Brussels on Monday announced that the transfer of personal data to the US can legally take place after securing safeguards over access by intelligence agencies and the creation of a redress mechanism for EU residents.
The adequacy decision means Brussels considers that Washington ensures a level of protection comparable to that of the EU for personal data transferred from the bloc to US companies.
The deal comes three years after the Court of Justice of the EU (CJEU) invalidated the previous adequacy decision on the EU-U.S. Privacy Shield and more than a year after Commission chief Ursula von der Leyen and US President Joe Biden announced that they had reached an agreement in principle on a new transatlantic data flows framework.
Since then, Biden signed an executive order to strengthen privacy and civil liberties safeguards for US intelligence agencies and to create a new independent and binding mechanism for individuals to seek redress if they believe their data was wrongfully collected by intelligence agencies.
“I welcome the important commitments taken by the US. So that citizens can trust that their data is safe and so we can deepen economic ties,” von der Leyen said in a tweet in reaction to the announcement on Monday.
The European Centre for Digital Rights (NOYB), an NGO headed by Max Schrems, the privacy activist who successfully challenged previous adequacy decisions, has already announced it will once again turn to the courts.
It argues that this new attempt to get a transatlantic data privacy framework in place is “largely a copy of the failed ‘Privacy Shield'” and that the fundamental problem in US foreign intelligence laws “was not addressed”.
“We have various options for a challenge already in the drawer, although we are sick and tired of this legal ping-pong. We currently expect this to be back at the Court of Justice by the beginning of next year,” Schrems said in a statement.
New framework is ‘substantially different’
Asked about the prospect of further litigation, Commissioner for Justice Didier Reynders told reporters: “I’m sure we have very robust arguments to show that we now have a very different system”.
He said Brussels had “achieved significant changes to the US legal framework” to address the requirements previously spelled out by the CJEU and that “this new framework is substantially different than the EU-US Privacy Shield”.
“Why not test a new system before going too far in the criticism of such a system?,” he added.
He stressed for instance that the redress mechanism will be free of charge and available in every EU language as complaints will be made through national data protection authorities.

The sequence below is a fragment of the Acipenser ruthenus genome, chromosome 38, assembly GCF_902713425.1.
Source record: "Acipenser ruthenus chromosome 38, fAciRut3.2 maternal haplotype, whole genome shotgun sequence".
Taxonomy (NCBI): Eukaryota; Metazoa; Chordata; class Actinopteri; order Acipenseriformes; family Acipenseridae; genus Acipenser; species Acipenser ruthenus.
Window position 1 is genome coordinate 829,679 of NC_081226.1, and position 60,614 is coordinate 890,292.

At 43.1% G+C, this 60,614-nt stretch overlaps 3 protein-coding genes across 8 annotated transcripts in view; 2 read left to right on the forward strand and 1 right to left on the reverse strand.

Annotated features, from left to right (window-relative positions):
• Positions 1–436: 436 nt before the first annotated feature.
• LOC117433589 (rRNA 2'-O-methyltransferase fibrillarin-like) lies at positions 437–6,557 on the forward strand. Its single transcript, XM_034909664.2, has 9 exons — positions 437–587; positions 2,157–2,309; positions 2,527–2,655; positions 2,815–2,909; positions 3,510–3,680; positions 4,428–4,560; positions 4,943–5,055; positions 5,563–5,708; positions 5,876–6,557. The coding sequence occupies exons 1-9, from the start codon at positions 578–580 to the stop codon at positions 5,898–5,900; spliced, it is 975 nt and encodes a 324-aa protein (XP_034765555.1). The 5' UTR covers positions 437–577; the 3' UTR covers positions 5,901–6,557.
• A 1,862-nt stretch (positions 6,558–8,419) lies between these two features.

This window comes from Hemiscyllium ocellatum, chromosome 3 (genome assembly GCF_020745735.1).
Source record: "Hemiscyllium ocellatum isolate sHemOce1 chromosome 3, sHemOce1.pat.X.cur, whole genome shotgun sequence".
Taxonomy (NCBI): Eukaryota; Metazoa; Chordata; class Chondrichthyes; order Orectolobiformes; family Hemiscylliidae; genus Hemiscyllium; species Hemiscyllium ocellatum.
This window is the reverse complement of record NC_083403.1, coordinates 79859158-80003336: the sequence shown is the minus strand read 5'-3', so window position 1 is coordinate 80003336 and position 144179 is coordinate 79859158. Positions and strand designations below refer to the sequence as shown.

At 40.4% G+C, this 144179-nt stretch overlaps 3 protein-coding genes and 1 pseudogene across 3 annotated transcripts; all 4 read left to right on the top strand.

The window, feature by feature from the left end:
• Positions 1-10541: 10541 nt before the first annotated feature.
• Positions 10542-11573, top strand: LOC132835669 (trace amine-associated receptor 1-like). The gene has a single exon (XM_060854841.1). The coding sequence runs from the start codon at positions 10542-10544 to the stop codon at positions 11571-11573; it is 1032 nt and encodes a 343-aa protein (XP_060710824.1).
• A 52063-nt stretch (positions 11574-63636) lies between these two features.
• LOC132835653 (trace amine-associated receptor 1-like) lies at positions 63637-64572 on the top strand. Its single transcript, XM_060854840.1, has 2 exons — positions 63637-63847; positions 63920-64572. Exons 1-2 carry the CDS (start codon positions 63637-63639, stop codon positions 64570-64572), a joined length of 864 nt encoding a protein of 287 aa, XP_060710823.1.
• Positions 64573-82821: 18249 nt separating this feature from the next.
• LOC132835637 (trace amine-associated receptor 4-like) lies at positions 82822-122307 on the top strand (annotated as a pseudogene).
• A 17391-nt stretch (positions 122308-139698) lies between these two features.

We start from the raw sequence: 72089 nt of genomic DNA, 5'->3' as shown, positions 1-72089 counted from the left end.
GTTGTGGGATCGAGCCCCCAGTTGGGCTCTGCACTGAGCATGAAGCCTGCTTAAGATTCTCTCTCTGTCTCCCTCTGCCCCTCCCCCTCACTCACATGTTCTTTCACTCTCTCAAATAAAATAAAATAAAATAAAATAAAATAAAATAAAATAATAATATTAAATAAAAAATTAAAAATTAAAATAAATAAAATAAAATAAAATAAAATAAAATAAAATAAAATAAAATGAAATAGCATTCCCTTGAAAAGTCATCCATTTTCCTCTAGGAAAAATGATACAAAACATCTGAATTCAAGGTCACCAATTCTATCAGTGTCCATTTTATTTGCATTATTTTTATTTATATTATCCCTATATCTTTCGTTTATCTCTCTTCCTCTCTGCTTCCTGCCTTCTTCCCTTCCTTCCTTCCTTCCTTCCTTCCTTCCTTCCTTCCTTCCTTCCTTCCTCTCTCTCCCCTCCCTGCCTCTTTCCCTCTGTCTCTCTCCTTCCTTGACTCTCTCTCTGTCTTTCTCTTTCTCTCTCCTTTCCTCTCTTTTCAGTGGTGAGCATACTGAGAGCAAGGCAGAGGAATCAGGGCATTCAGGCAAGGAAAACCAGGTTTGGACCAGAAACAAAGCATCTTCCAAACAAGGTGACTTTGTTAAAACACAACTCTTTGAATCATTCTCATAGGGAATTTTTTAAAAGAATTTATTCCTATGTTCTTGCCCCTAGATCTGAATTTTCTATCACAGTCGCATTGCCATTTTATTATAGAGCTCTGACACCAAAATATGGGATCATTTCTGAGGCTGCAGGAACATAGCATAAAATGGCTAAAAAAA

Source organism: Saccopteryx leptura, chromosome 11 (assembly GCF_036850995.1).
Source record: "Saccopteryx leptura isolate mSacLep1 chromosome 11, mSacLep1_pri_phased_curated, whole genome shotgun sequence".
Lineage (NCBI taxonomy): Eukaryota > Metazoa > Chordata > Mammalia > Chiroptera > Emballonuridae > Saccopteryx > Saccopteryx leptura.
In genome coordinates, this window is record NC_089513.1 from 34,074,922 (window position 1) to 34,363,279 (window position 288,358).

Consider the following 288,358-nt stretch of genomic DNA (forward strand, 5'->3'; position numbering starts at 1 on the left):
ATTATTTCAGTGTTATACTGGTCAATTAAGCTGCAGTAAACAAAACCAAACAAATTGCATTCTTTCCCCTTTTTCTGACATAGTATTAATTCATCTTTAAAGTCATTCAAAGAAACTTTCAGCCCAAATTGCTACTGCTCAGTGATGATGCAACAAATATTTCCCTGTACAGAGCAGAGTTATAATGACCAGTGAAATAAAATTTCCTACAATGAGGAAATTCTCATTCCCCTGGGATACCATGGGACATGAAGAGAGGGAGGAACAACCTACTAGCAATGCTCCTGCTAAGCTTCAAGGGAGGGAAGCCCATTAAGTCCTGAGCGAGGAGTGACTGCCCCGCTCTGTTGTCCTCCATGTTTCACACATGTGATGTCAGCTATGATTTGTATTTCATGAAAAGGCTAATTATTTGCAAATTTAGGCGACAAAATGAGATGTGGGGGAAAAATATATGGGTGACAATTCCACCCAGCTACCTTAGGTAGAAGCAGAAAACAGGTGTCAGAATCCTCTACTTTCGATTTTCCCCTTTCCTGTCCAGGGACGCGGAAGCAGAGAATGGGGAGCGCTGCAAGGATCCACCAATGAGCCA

They will then be transmitted to the European Data Protection Board which will transfer them to the US where they will be first investigated by the so-called ‘Civil Liberties Protection Officer’ of the US intelligence community. They will be tasked with evaluating whether intelligence agencies complied with privacy and fundamental rights and whether the principles of necessity and proportionality were respected.
In the event the EU plaintiff disagrees with this first assessment, the complaint can then be escalated to a newly created Data Protection Review Court (DPRC) that will be composed of members from outside the US government, who cannot be dismissed without cause and who cannot receive instruction from the government.
This new independent body will be given powers to investigate complaints and can take binding remedial decisions including the deletion of the data.
Julia Kaufmann, IT and data partner at Osborne Clarke, a London-based international legal practice, told Euronews that the executive order the new adequacy decision relies on — EO 14086 — ensures that the rights granted “are provided to all persons, regardless of their nationality or where they reside.”
“I cannot find anything in EO 14086 that would support the statement of Mr. Schrems that the rights provided are limited to US persons.”
“The question is not whether all the rights granted under a constitution apply also to non-citizens, the question is whether the laws and practices in a third country are adequate from an EU perspective. Of course, what we do not know at this point is whether the actual practice in the US will follow the laws. That is something the EU Commission will need to monitor and has committed to do so,” she added.
The adequacy decision will come into force on Tuesday with a first review to take place within one year after the entry into force “to verify whether all relevant elements of the US legal framework are functioning effectively in practice,” the Commission said in a statement.
Further reviews will then take place at least every four years.